The thing that makes this job much more interesting than say, retail, factory work or office work is the fact that you get a chance to observe the lifestyles and culture of every segment of society in a very personal way. Sometimes it’s business people in suits discussing multimillion dollar deals on phone conversations on the way to the airport. It can be surgeons talking about the open heart surgery that they just performed or engineers going over the latest bridge project. I once had two engineers get into an argument about the depth of the Mississippi River at Vicksburg. Sometimes it’s Latin American athletes speaking in Spanish or Portuguese about the latest soccer match. Cabbies are likely to see lavish displays of wealth and desperate, grinding poverty all in the same day, sometimes on back to back trips. Your emotions can vary greatly depending on the luck of the draw, the luck of who the dispatchers send you to pick up. It can be funny, ridiculous, dull, boring, delightful and disgusting. Sometimes it’s just downright sad and pitiful.

I was just getting started at about 8:00 am. My first dispatch of the day came from the 130 zone. I could tell by the zip code that this customer was in the far eastern section of the zone. I often reject trips that far away but on this morning I was headed out to the cab depot, which is near this customers location, so I went ahead and accepted the trip. I cringed a little when I saw that the call came from a low rent, quite gritty, extended stay hotel. I figured that it would just be a trip to the store for a pack of smokes or something similar. That’s the type of trip that typically comes out of this place.

The information page of the dispatch told me that this women needed to be picked up in front of her room which was on the back side of the hotel. I also noticed the code WC indicating that this customer was in a wheelchair. She was sitting outside, ready to go when I arrived. I could see that she had one partial leg that was the result of a below the knee amputation on the left side. The other leg seemed to be non existent. She had a very high above knee amputation on the right side. There was a toddler, probably about a year old, in her lap.

She asked if I would roll her down the wheelchair ramp and up to the car, she also requested that I let her ride in the front, she said it was “just easier” that way. She had another favor to ask before she wiggled her way into the car. She needed for me to hold the toddler while she accomplished this task. I was a bit surprised at how comfortable the little girl seemed in the arms of a strange man that she had never met. She didn’t resist at all, she just happily sucked on her bottle until her mother was securely in the car.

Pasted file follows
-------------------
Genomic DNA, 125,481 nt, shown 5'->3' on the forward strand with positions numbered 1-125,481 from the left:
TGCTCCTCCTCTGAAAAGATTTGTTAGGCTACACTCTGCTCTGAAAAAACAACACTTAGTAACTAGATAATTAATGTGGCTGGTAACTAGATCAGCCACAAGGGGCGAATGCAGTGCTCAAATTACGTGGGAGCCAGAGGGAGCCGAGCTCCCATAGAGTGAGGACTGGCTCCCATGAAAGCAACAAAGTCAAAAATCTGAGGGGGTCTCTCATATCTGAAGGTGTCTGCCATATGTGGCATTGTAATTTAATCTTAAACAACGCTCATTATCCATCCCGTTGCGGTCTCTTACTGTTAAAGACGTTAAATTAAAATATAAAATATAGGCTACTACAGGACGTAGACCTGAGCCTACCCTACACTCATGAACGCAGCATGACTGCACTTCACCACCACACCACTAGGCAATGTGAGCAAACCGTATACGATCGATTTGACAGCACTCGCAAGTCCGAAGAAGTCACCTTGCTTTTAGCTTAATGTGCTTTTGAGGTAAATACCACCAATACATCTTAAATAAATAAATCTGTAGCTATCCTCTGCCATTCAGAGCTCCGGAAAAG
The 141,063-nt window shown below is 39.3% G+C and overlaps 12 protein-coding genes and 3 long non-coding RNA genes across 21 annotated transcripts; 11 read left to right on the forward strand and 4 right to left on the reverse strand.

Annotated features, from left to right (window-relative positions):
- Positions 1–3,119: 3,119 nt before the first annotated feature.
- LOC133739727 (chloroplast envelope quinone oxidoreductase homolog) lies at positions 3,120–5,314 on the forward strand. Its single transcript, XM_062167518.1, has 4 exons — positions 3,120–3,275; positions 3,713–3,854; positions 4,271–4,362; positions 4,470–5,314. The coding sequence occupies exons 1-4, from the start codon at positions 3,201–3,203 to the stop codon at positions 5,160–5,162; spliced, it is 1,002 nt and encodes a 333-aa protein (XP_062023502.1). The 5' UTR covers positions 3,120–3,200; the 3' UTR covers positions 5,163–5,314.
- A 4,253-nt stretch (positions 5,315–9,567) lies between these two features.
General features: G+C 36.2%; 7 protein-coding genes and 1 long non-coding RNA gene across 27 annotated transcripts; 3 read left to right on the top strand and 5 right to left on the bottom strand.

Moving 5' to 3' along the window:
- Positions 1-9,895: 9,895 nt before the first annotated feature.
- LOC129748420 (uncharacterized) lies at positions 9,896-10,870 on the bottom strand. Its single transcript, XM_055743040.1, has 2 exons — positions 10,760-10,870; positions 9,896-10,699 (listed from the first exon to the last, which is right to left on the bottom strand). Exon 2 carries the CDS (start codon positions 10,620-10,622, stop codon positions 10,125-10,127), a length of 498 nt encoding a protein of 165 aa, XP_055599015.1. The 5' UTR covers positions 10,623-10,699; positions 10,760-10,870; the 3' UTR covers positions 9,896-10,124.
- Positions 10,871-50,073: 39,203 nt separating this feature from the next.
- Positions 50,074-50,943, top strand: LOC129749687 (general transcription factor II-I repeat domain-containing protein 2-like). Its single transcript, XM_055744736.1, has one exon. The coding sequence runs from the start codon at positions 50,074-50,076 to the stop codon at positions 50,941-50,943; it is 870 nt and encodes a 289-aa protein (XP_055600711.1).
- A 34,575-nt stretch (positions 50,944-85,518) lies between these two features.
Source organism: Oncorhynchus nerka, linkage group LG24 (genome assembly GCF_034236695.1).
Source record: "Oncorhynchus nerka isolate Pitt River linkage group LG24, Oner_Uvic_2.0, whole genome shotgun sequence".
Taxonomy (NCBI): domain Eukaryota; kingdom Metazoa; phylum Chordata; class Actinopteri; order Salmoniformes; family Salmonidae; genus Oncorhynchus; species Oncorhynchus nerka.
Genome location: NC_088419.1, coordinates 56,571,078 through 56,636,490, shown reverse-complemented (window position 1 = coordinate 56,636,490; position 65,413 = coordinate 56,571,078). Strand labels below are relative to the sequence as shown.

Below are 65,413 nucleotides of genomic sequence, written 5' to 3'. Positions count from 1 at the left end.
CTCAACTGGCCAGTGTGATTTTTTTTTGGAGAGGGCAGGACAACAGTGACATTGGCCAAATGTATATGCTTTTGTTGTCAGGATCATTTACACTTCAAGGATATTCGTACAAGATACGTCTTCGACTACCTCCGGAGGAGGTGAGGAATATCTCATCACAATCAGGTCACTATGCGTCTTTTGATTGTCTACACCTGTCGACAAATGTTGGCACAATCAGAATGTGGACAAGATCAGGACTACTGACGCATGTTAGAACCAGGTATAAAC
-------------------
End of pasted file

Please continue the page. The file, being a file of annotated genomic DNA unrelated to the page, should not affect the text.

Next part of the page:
“You gonna make some money today” were the first words out of her mouth when I got behind the wheel. “I’ve got several errands to run, then we gonna go to Vestavia so I can get my power chair.” I told her that I couldn’t fit a power chair into the cab. “Don’t worry about that” she said, “they gonna bring me home.” All of the errands consisted of visits to payday loan/ title pawn businesses that are ubiquitous in lower income parts of town.

green-loans-payday-loans

“I’ve got to pay these folks, but I know I’ll have to borrow more before the end of the month. That’s the way it is every month, it just goes round and round.” Each visit required getting the wheelchair out of the trunk and positioning it for her and then holding the little girl. The process was reversed every time she came out of a business and back to the car. After the third visit she decided that she had to pay her rent. “I’d better go on and pay it now, cause I’m gonna run out of money then they’ll want to kick me out.” I asked if I could go in and pay it for her to avoid going through the process again at the hotel office. She enthusiastically agreed and handed me her debit card and told me her PIN. She volunteered it, I didn’t have to ask. There was a line at the office which was behind a bullet proof shield at the grimy hotel. She had told me to pay two weeks worth but the clerk said “You can’t do that here. A weeks worth, max.”

The next trip was to another payday loan place all the way across town on Green Springs Highway. After this she was supposed to be picking up her power chair, which I learned on the way that she would be renting, not owning. A call to the business supplying the chair yielded bad news, they wouldn’t be able to bring her back to the hotel after all. The power chair would have to be postponed indefinitely until she could figure out a way to get home.